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Grobelny JV , Godwin AK , Broccoli D
ALT-associated PML bodies are present in viable cells and are enriched in cells in the G(2)/M phase of the cell cycle
J Cell Sci. 2000 Dec;113 Pt 24 :4577-85
PMID: 11082050 URL: http://www.ncbi.nlm.nih.gov/entrez/query.fcgi?cmd=Retrieve&db=PubMed&dopt=Citation&list_uids=11082050
AbstractTelomere maintenance is essential for the unlimited proliferative potential of human cells, and hence immortalization. However, a number of tumors, tumor-derived cell lines and in vitro immortalized cell lines have been described that do not express detectable telomerase activity. These lines utilize a mechanism, termed Alternative Lengthening of Telomeres (ALT), to provide telomere maintenance. A subset of the cells in each ALT cell line contain a novel form of the promyelocytic leukemia nuclear body (PML NB) in which telomeric DNA and the telomere binding proteins TRF1 and TRF2 co-localize with the PML protein, termed ALT-associated PML bodies (AA-PBs). In contrast, in non-ALT, telomerase-positive cell lines these telomeric proteins and the PML NB occupy distinct and separate subnuclear domains. PML NBs have been implicated in terminal differentiation, growth suppression and apoptosis. The role, if any, of AA-PBs in telomere maintenance or culture viability in telomerase negative cell lines is unclear, but it has been suggested that cells containing these structures are no longer viable and are marked for eventual death. We utilized a series of human ovarian surface epithelium (HOSE) cell lines that use ALT for telomere maintenance to determine if AA-PBs are indeed markers of cells in these cultures that are no longer cycling. We show that AA-PB positive cells incorporate BrdU and thus are able to carry out DNA replication. In addition, AA-PBs are present in mitotic cells and the frequency of cells containing these structures is increased when cultures are enriched for cells in the G(2)/M phase of the cell cycle suggesting that the formation of AA-PBs is coordinately regulated with the cell cycle. Finally, we demonstrate that the majority of the AA-PB positive cells in the culture are not destined for immediate apoptosis. Taken together the data argue against AA-PBs marking cells destined for death and, instead, raise the possibility that these structures may be actively involved in telomere maintenance via the ALT pathway.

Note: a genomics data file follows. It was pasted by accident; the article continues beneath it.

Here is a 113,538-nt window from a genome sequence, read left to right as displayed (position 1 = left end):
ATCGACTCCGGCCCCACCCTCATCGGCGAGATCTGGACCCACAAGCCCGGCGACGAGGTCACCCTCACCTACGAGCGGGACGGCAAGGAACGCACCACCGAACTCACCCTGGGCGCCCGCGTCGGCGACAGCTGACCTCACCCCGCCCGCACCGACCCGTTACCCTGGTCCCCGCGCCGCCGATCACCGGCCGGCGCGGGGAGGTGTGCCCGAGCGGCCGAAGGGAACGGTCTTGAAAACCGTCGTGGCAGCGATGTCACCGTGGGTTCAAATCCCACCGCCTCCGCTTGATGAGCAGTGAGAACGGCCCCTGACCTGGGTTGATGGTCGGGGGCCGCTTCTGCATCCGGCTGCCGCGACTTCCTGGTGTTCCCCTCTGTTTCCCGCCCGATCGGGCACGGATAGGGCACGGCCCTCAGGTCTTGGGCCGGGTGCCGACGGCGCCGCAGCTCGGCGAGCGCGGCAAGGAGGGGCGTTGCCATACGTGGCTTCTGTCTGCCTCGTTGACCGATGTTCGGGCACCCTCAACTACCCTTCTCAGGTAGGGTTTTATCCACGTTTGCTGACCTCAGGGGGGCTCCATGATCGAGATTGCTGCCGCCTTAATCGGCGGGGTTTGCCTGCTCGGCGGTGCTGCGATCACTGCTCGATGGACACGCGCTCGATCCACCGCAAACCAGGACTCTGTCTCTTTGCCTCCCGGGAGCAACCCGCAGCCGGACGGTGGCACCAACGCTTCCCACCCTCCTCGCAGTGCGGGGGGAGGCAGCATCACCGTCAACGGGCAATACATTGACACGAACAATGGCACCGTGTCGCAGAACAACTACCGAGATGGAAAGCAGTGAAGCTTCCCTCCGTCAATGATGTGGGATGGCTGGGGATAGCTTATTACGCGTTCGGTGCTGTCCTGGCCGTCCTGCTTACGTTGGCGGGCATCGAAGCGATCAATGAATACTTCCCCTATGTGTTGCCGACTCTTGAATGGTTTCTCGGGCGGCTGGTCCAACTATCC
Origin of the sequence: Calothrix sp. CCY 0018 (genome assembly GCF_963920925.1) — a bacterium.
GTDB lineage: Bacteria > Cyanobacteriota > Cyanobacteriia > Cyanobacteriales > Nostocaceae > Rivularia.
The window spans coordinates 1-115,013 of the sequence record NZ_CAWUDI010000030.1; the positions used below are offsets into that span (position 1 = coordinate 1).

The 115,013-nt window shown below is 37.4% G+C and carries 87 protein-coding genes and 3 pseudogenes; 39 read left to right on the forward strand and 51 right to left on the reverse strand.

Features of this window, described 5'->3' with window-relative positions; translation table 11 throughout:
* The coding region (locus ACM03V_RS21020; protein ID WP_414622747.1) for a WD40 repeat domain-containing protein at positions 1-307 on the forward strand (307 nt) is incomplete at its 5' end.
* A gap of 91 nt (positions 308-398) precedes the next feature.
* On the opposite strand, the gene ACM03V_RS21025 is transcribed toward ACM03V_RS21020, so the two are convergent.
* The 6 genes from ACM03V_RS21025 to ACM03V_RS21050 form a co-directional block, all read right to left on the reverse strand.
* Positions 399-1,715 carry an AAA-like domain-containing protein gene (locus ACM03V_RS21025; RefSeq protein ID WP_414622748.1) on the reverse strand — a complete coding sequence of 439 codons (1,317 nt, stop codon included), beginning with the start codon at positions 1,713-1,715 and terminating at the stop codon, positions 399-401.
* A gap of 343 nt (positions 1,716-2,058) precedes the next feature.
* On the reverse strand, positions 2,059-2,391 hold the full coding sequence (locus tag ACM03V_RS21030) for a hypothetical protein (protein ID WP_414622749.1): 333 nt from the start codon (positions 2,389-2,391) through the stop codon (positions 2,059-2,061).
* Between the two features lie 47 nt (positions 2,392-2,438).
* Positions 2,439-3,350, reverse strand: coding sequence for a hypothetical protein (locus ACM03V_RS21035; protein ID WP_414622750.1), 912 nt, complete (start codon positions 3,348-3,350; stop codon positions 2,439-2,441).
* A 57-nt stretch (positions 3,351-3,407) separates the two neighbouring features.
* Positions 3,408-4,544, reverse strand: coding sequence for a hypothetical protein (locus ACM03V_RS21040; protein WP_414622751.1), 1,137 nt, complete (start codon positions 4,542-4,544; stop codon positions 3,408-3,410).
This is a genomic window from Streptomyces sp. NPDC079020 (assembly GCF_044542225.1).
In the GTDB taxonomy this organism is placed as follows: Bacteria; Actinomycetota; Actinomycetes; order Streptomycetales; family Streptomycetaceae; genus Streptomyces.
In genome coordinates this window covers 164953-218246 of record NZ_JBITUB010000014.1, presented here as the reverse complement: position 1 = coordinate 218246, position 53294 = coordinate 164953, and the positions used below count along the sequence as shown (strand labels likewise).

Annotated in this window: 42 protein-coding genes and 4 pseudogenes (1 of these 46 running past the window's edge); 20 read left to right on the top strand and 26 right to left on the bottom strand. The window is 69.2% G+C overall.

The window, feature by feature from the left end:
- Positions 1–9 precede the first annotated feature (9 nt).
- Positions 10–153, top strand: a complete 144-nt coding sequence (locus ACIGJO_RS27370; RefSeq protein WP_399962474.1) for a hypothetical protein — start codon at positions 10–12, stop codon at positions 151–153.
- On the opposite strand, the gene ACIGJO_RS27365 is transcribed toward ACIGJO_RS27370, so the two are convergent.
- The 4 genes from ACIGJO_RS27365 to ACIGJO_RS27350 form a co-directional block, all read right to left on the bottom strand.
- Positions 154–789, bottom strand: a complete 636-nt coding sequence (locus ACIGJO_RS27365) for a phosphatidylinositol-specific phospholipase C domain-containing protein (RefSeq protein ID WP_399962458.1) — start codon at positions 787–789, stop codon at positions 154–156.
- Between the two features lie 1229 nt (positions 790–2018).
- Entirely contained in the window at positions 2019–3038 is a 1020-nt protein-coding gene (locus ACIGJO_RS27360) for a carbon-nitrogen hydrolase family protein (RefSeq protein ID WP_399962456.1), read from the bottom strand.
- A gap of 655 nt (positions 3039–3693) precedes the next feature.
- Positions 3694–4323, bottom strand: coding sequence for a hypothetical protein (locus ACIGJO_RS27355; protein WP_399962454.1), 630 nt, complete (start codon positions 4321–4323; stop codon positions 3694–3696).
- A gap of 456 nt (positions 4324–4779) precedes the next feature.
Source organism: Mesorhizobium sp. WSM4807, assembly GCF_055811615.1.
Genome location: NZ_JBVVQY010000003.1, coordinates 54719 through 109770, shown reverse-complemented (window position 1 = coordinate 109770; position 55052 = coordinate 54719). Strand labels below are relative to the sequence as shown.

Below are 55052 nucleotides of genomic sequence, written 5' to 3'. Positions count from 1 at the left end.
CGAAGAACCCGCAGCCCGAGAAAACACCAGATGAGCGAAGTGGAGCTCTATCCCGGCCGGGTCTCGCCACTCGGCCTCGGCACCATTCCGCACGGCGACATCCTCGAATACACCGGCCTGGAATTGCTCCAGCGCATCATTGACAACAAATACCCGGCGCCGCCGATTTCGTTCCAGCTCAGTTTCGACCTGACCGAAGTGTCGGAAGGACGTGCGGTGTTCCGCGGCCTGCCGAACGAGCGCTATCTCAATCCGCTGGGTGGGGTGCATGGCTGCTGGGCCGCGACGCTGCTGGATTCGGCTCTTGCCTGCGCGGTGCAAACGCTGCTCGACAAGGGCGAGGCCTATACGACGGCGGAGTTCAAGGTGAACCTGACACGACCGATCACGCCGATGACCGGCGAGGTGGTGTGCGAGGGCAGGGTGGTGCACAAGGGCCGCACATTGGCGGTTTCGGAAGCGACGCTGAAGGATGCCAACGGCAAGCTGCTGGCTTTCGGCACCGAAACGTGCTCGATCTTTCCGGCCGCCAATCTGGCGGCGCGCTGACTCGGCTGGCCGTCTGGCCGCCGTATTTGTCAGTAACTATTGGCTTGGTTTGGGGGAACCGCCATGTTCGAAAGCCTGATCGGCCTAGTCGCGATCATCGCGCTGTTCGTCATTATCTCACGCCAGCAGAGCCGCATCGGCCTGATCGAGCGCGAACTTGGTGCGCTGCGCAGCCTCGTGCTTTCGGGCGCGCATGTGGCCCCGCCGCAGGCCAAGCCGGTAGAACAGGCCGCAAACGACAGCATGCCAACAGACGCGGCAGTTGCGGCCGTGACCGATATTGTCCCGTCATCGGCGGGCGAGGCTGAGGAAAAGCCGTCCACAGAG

Notes20534877 0021-9533 Journal Article